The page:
NewsRegionLivingston County

Victims' families stunned, disappointed when sentencing of former head of drug company is delayed

Posted at 5:42 PM, Apr 18, 2024
and last updated 2024-04-18 23:42:45-04

HOWELL, Mich. (WXYZ) — Loved ones of some of the Michigan residents killed by contaminated injections made at a pharmaceutical compounding company in Massachusetts were left stunned Thursday when the former head of the company asked for his sentencing to be adjourned.

Watch our full interview with Peggy Nuerenberg whose mother received the injections:

FULL INTERVIEW: Woman who lost her mother discusses sentencing postponement

Barry Cadden, former owner of the now-defunct New England Compounding Center (NECC) pleaded no contest to 11 counts of involuntary manslaughter last month. The plea involves a sentencing agreement of 10 to 15 years in prison which is to be served at the same time as Cadden's sentence in federal prison for fraud and other crimes.

Watch our 2017 report when a jury in Boston acquitted Cadden of murder charges:

Michigan Meningitis victims react to Boston jury verdict

Cadden began serving his 14.5-year federal sentence in June 2017.

Cadden's defense attorney asked for an adjournment Thursday saying it was just hours earlier that they learned that Judge Michael Hatty was no longer handling the case as he recently retired.

Now presiding over the case is Judge Matthew McGivney, who disclosed at the start of the hearing that his wife works in the civil division of the Michigan Attorney General's Office.

"I do not find any reason, under the court rules, for my disqualification," said Judge McGivney, citing other judges who've had spouses in the AG's office without issue.

But Cadden's defense attorney Gerald Gleeson said his client wanted time to discuss his concerns.

"In the abundance of caution, I'd ask the court to have that discussion in fairness to Mr. Cadden," Gleeson told the judge.

After a brief sidebar with Gleeson and the prosecutor handling the case, Judge McGivney rescheduled Cadden's sentencing to May 10.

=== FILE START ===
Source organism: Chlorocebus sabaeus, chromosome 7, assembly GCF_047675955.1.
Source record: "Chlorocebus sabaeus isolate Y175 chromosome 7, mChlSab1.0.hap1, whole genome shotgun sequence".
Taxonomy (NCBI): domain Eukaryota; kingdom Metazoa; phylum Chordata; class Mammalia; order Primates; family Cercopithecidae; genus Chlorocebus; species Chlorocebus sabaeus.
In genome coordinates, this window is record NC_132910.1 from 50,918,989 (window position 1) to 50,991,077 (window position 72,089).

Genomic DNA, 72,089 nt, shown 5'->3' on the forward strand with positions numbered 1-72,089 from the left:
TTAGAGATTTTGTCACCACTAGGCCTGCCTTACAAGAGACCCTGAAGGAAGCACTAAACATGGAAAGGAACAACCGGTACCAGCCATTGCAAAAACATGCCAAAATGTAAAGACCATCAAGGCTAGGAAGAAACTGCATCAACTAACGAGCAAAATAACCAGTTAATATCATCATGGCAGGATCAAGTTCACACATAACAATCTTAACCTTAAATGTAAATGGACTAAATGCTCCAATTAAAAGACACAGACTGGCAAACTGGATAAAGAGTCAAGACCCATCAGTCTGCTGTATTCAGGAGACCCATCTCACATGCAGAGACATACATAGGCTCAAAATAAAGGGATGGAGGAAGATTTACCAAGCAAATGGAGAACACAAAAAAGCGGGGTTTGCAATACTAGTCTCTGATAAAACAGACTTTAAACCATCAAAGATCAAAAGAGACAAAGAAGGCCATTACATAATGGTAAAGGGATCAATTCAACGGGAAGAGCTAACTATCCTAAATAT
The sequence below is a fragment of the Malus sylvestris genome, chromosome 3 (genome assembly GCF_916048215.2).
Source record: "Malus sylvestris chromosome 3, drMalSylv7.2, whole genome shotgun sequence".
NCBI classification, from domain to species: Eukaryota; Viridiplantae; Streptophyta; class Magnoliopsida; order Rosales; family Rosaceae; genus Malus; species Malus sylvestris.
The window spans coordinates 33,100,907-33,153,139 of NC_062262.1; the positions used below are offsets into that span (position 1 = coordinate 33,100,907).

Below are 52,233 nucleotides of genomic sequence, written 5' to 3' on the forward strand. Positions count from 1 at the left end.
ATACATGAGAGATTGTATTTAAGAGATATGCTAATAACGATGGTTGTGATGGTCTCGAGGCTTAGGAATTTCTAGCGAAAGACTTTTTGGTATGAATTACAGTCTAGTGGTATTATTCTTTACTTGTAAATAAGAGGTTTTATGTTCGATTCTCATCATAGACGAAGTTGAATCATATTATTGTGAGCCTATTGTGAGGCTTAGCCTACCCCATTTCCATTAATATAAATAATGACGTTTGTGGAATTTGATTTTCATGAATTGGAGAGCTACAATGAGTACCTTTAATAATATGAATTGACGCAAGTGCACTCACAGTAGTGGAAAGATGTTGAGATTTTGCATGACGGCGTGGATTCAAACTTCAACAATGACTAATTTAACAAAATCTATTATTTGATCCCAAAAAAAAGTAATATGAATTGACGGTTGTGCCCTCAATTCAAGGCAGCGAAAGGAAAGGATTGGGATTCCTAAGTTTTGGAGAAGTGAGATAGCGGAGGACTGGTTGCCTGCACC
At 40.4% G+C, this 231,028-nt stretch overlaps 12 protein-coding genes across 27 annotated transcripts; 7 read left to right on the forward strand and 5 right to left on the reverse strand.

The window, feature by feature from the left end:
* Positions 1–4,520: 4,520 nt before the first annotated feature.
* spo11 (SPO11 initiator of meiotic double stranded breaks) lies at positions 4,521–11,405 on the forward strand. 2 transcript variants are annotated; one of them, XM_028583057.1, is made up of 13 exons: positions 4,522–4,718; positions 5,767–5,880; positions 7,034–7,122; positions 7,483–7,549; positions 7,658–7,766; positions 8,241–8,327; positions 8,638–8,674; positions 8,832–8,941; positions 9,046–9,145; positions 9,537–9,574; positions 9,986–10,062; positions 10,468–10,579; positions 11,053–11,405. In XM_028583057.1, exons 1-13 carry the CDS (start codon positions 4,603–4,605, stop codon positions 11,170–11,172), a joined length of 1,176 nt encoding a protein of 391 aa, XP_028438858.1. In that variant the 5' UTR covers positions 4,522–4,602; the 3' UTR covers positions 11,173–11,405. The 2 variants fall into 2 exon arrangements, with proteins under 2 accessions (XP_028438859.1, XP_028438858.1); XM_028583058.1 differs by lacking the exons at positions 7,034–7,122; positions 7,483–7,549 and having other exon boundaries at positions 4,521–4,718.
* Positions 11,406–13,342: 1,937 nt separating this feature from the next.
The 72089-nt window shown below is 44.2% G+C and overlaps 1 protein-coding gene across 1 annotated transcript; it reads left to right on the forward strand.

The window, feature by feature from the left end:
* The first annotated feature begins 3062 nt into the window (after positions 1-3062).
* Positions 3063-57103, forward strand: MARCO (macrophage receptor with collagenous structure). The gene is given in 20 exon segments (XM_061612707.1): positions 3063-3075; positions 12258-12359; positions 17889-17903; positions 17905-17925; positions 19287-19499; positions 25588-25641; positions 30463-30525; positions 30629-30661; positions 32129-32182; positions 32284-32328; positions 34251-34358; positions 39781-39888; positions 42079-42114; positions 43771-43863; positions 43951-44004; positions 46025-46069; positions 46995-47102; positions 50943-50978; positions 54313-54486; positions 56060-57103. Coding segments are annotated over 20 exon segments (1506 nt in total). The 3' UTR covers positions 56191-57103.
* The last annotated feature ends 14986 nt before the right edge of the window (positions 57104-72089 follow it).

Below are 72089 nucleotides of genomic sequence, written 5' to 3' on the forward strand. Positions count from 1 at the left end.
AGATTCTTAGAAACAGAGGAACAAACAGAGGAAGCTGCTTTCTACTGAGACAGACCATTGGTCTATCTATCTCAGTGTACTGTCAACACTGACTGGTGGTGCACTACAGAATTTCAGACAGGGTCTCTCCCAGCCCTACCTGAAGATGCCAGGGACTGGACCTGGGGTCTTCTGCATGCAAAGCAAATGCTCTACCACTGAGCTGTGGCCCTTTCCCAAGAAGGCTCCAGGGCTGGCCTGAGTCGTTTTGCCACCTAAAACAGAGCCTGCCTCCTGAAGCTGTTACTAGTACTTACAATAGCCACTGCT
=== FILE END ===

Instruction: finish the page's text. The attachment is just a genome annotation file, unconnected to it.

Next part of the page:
Loved ones of the victims left the courtroom stunned.

Watch our 2016 report where we spoke with some of the victims of the tainted injections:

Mary Plettl
Mary Plettl

"He makes me sick to my stomach," said Peggy Nuerenberg whose mother, Mary Plettl, died after receiving one of the steroid injections tainted with mold at a clinic in Livingston County.

Sally Roe also died after receiving a contaminated injection. Her son, Gene Keyes, said he doesn't like the sentence that is included in the plea agreement, and he was disappointed that he was not able to read his victim impact statement in court Thursday.

"You build yourself up and now I've got to go through it again for another month. It's hard. It's hard," he said. "He put greed over people and that's a shame. He just failed as a human being."

Ken Borton and his wife have attended every hearing in Michigan for Cadden. Borton survived the tainted injections, but he's been left with permanent damage.

"I never used to stutter. And I can't remember anything," he said. "Without God's help, I wouldn't be here."

According to the Michigan AG's Office, Cadden disregarded sterility procedures in the compounding of medications and ran his business in an egregiously unsafe manner, endorsing laboratory directives that involved safety records and testing results that were often forged and fabricated.